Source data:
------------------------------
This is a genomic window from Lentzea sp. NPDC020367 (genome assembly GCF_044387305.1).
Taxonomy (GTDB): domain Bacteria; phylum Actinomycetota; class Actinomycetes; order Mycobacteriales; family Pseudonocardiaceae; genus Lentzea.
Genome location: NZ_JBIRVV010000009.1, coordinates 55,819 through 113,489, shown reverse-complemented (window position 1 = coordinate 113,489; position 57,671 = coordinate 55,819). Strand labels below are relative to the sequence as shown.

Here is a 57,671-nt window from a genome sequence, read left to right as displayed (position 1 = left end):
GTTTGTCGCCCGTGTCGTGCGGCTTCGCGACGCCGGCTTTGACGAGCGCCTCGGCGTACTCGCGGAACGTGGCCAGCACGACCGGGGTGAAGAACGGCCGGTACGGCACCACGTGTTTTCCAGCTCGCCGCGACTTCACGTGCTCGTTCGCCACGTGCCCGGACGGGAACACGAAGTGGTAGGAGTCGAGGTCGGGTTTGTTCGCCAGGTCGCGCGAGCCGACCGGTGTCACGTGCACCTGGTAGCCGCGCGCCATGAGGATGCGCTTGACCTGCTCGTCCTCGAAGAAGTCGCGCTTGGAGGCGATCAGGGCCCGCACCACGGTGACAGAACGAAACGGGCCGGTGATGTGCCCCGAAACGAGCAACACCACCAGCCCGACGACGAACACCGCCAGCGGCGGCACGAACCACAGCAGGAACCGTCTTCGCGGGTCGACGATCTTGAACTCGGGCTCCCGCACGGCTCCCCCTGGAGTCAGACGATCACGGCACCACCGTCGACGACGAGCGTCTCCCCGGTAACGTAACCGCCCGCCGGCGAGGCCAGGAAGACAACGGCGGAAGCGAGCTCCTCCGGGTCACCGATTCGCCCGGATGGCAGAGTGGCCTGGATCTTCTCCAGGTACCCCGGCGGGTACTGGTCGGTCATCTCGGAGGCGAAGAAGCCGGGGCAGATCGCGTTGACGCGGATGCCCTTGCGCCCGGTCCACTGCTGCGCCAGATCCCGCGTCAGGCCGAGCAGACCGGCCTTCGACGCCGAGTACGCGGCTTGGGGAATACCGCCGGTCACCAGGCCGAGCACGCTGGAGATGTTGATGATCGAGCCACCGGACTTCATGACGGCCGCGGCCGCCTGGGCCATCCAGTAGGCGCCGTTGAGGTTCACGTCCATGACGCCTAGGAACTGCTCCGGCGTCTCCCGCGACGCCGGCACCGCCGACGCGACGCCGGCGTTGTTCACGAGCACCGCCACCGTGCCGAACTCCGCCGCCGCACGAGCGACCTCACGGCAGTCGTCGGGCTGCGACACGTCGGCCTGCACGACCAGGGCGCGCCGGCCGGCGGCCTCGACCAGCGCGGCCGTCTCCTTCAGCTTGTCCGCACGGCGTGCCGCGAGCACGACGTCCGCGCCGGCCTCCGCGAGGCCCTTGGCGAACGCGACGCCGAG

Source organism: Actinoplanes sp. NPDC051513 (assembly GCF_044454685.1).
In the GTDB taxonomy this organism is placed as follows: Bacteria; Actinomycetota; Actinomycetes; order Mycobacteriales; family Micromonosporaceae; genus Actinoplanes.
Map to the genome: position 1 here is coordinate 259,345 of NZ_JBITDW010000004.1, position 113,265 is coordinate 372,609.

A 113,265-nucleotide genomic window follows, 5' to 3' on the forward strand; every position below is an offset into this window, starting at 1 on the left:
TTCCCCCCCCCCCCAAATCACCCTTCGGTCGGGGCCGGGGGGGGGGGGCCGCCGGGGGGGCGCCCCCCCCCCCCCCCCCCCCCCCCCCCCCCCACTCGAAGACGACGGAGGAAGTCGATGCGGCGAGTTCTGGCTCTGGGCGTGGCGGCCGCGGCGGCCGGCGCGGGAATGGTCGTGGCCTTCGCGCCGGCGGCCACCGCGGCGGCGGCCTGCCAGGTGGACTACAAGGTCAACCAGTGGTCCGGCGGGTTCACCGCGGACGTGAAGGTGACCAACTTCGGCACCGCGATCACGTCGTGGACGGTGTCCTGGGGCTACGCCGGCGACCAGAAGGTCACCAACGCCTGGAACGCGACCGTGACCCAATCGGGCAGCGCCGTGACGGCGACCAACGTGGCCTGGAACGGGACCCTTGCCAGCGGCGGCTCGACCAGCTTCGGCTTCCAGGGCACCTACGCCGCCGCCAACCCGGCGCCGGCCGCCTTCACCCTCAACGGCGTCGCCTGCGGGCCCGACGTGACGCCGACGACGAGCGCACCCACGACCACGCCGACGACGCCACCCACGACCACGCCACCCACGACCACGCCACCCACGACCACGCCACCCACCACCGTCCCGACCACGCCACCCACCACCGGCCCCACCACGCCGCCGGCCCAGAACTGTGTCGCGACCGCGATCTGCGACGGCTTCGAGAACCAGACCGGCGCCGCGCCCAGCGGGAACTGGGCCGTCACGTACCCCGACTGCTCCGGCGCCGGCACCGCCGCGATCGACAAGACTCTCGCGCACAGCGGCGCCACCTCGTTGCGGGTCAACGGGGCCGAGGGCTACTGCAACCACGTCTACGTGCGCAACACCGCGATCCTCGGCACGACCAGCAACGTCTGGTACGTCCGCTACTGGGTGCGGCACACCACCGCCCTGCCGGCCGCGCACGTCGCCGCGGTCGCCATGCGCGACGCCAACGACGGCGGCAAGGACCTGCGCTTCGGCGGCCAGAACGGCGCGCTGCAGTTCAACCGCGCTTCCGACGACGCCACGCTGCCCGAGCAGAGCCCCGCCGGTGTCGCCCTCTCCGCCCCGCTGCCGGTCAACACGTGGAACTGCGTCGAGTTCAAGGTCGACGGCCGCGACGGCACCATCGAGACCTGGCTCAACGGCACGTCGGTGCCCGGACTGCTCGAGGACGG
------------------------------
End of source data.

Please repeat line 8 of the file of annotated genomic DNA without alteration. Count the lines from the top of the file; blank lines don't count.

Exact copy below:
Map to the genome: position 1 here is coordinate 259,345 of NZ_JBITDW010000004.1, position 113,265 is coordinate 372,609.